The author indicates that this demographic & economic growth multiplier is a far stronger causal agent on our future than even climate change alone. That's even though the mentioned multiplier is also a cause of climate change.
Regarding resources constraints, the author pays special attention to: water. That's because the majority of the population growth will occur in developing countries who are already water stressed. They will be even more so in 2050. They will depend even more than currently on food imports for survival.
Water is not only essential for life on Earth, it is also essential for supporting energy production and industrial manufacturing. Without it, civilization grinds to a halt. This is why the author became extremely interested in the Northern latitudes (north of 45 degree).
The Northern Rim Countries (NORCs) include Northern Canada and US (Alaska), Norway, Sweden, Finland, part of Denmark, and much of Russia. This region has a very promising future on several counts. First, it will strongly benefit from climate change as the region is expected to warm substantially. The NORCs are anticipated to experience much sustainable population growth, economic development, and agricultural expansion. The NORCs also benefit from a ton of water resources that will soon be the next oil (the author calls it Blue Oil). It is likely that it will export water transfers down south through two means: one being export of foods (that the author calls virtual water trade) and the other through actual water projects (aqueducts, pipeline) as the US has already extensively developed throughout the West. Such projects linking Northern Canada to Southern Canada and the US are likely.
The NORCs have much more than water going for them. The area has huge unexploited oil reserves (Canada tar sands and Alaska North Slope) and natural gas reserves (Russia). And, the NORCs have much more than resources going for them. Those countries have economies that are very well integrated within our trading system. And, except for Russia, they are peaceful and provide much political freedom.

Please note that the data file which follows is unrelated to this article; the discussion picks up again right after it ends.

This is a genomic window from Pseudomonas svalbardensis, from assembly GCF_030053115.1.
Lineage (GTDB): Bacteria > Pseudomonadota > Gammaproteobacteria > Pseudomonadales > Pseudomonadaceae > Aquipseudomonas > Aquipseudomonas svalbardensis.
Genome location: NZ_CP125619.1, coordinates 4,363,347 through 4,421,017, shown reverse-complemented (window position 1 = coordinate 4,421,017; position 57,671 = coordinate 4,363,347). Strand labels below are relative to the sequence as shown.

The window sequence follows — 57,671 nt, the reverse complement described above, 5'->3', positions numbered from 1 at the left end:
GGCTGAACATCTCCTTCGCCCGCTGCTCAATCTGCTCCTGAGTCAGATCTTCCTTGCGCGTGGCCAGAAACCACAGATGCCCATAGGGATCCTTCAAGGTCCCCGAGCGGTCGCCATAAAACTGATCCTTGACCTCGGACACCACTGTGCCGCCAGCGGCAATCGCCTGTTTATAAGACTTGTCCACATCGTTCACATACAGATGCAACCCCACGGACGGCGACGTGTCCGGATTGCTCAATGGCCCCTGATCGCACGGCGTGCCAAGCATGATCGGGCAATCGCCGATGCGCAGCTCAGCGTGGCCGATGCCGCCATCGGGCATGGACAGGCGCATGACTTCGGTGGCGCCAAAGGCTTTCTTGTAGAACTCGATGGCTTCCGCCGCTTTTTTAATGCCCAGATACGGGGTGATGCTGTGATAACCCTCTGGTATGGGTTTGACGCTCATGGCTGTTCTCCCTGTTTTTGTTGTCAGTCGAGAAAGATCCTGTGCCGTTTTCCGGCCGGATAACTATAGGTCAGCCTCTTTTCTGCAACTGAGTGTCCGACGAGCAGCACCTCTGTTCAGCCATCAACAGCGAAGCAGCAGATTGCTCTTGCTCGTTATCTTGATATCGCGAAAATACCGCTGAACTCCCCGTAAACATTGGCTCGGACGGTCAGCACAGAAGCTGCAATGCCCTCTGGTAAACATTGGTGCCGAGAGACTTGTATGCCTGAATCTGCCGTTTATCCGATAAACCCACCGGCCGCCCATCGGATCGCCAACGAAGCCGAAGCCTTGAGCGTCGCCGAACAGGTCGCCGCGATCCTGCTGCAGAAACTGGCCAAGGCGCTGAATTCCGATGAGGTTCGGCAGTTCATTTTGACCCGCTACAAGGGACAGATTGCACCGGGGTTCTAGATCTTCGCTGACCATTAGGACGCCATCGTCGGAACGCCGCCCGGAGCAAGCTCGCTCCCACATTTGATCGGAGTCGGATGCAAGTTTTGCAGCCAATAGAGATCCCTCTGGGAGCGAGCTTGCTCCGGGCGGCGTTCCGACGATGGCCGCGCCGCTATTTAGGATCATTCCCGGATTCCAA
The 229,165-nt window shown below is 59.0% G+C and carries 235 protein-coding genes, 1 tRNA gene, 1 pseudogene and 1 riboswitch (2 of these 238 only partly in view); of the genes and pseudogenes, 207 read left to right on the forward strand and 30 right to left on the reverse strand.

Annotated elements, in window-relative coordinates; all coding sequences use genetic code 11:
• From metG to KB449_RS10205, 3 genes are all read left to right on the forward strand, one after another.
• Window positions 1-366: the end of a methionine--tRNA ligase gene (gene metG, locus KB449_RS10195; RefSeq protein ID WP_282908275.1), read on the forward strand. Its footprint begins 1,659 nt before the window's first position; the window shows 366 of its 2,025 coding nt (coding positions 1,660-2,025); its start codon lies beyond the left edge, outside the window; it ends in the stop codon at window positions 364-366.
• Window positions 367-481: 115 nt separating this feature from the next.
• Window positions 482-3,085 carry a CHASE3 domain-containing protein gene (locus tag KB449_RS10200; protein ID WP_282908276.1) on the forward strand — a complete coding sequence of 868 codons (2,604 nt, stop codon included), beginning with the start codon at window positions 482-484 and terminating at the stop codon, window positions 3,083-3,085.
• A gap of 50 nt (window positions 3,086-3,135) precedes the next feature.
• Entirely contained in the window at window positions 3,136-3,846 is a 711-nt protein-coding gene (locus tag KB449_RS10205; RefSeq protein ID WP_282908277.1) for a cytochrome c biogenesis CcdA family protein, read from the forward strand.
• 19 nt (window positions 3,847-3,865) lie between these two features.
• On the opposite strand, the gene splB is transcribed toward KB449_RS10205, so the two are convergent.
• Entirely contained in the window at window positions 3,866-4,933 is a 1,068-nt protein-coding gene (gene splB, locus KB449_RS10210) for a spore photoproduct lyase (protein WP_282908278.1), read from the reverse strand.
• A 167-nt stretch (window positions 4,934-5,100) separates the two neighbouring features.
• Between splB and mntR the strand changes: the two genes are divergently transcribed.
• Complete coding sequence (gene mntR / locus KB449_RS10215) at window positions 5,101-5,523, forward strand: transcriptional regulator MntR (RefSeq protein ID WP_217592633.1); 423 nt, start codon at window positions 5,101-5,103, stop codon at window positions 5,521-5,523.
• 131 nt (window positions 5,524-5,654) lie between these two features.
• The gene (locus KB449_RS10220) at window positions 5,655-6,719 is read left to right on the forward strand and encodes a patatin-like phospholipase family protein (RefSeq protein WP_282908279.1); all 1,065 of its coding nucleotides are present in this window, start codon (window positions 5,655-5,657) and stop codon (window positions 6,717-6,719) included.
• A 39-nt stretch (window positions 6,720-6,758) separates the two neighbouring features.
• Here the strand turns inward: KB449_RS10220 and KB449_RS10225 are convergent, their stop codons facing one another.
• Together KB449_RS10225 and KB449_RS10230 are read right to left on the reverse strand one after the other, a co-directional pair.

The NORCs represent a formidable economic region. Its GDP at $7 trillion (as defined on page 253) is half the US or the EU. It is 43% of the BRICs. And, although it is not a trading block like the EU, the NORCs have far more in common than the BRICs (that are either indifferent or antagonistic towards one another). It has also more in common than many European countries.
The NORCs (except for Russia) have empowered their respective aborigines populations through various land claims, mineral rights, treaties, and even independence (Greenland vs Denmark). See interesting map on page 212. Thus, as NORCs develop the local populations will strongly benefit. This is why for instance in Alaska, the natives are very much in favor of oil and gas exploration. The author makes a convincing case that such economic empowerment is far more enlightened than Russia's hypocritical effort to maintain their traditional way of life. That means enslaving them to a dire poverty while forbiding them from reaping any economic benefits from the land they live on.